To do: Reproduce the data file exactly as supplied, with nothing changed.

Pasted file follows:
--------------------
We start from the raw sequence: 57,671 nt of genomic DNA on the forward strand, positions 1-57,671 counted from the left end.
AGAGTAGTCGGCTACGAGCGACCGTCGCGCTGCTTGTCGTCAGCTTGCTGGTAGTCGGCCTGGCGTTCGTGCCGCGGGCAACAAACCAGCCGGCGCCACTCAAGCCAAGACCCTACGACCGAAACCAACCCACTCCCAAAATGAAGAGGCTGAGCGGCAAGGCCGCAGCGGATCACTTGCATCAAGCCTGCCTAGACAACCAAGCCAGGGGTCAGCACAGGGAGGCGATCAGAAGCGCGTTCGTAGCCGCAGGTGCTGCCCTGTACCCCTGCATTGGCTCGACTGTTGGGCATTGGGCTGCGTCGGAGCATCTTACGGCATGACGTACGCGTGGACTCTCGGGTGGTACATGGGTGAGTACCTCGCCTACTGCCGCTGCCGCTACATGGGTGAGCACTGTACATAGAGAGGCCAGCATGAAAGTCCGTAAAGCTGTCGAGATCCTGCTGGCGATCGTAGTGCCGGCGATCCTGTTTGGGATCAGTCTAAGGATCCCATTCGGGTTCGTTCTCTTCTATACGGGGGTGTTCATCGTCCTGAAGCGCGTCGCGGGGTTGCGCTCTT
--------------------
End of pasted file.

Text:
We start from the raw sequence: 57,671 nt of genomic DNA on the forward strand, positions 1-57,671 counted from the left end.
AGAGTAGTCGGCTACGAGCGACCGTCGCGCTGCTTGTCGTCAGCTTGCTGGTAGTCGGCCTGGCGTTCGTGCCGCGGGCAACAAACCAGCCGGCGCCACTCAAGCCAAGACCCTACGACCGAAACCAACCCACTCCCAAAATGAAGAGGCTGAGCGGCAAGGCCGCAGCGGATCACTTGCATCAAGCCTGCCTAGACAACCAAGCCAGGGGTCAGCACAGGGAGGCGATCAGAAGCGCGTTCGTAGCCGCAGGTGCTGCCCTGTACCCCTGCATTGGCTCGACTGTTGGGCATTGGGCTGCGTCGGAGCATCTTACGGCATGACGTACGCGTGGACTCTCGGGTGGTACATGGGTGAGTACCTCGCCTACTGCCGCTGCCGCTACATGGGTGAGCACTGTACATAGAGAGGCCAGCATGAAAGTCCGTAAAGCTGTCGAGATCCTGCTGGCGATCGTAGTGCCGGCGATCCTGTTTGGGATCAGTCTAAGGATCCCATTCGGGTTCGTTCTCTTCTATACGGGGGTGTTCATCGTCCTGAAGCGCGTCGCGGGGTTGCGCTCTT